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Does the statement mean that each element of $S$ has exactly one colour, or that no two elements of $S$ share the same colour? Or could either interpretation be valid, depending on the context?

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What is $S$? What kind of representation are you talking about? –  Najib Idrissi Nov 30 '13 at 14:35
Usually it will be "there is exactly one", and a careful writer will express the latter by saying "there is no more than one" or some such. But only context can tell you if you have a careful writer on your hands. :p –  Malice Vidrine Nov 30 '13 at 14:37
"no two elements of $S$ share the same representation" is generally implied by the concept of "representation" itself; since the representation cannot be equal to two different things at the same time (e.g. if you were representing positive rationals as ratios of two coprime integers, it's clear that the same representation $p/q$ can correspond to only one rational). As @MaliceVidrine pointed out, your quoted phrase usually means "there is exactly one representation"; otherwise it'd be "at most one" or possibly "the representation is unique, assuming it exists" or something such. –  Peter Košinár Nov 30 '13 at 14:58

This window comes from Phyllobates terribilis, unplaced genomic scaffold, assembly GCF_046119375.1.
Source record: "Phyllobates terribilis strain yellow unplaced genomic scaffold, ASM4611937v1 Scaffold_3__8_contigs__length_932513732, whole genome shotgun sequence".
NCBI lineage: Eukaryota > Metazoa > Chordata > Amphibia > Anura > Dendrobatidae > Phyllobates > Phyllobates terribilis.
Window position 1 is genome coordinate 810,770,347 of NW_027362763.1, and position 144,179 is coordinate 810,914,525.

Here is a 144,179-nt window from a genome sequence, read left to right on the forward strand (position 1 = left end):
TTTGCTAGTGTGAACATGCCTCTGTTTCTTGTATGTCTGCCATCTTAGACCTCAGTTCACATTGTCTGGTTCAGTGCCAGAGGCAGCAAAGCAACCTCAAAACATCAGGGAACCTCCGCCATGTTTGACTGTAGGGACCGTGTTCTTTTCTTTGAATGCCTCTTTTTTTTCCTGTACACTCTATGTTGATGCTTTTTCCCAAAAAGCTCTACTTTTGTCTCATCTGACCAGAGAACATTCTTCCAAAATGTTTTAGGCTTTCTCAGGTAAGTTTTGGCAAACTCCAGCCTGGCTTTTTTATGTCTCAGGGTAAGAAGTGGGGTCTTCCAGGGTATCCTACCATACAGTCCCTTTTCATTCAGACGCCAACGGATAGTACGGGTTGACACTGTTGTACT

@peter Thanks. I've changed the word "representation" to "colour" because as Peter points out, "representation" itself already restricts/specifies the intended meaning of the sentence. My question pertains to the proper/conventional usage of "unique". –  Ryan Nov 30 '13 at 16:01
@malice How about my second suggested interpretation? Do you think that technically, that is just as correct as the first, even if it is less common? –  Ryan Nov 30 '13 at 16:05

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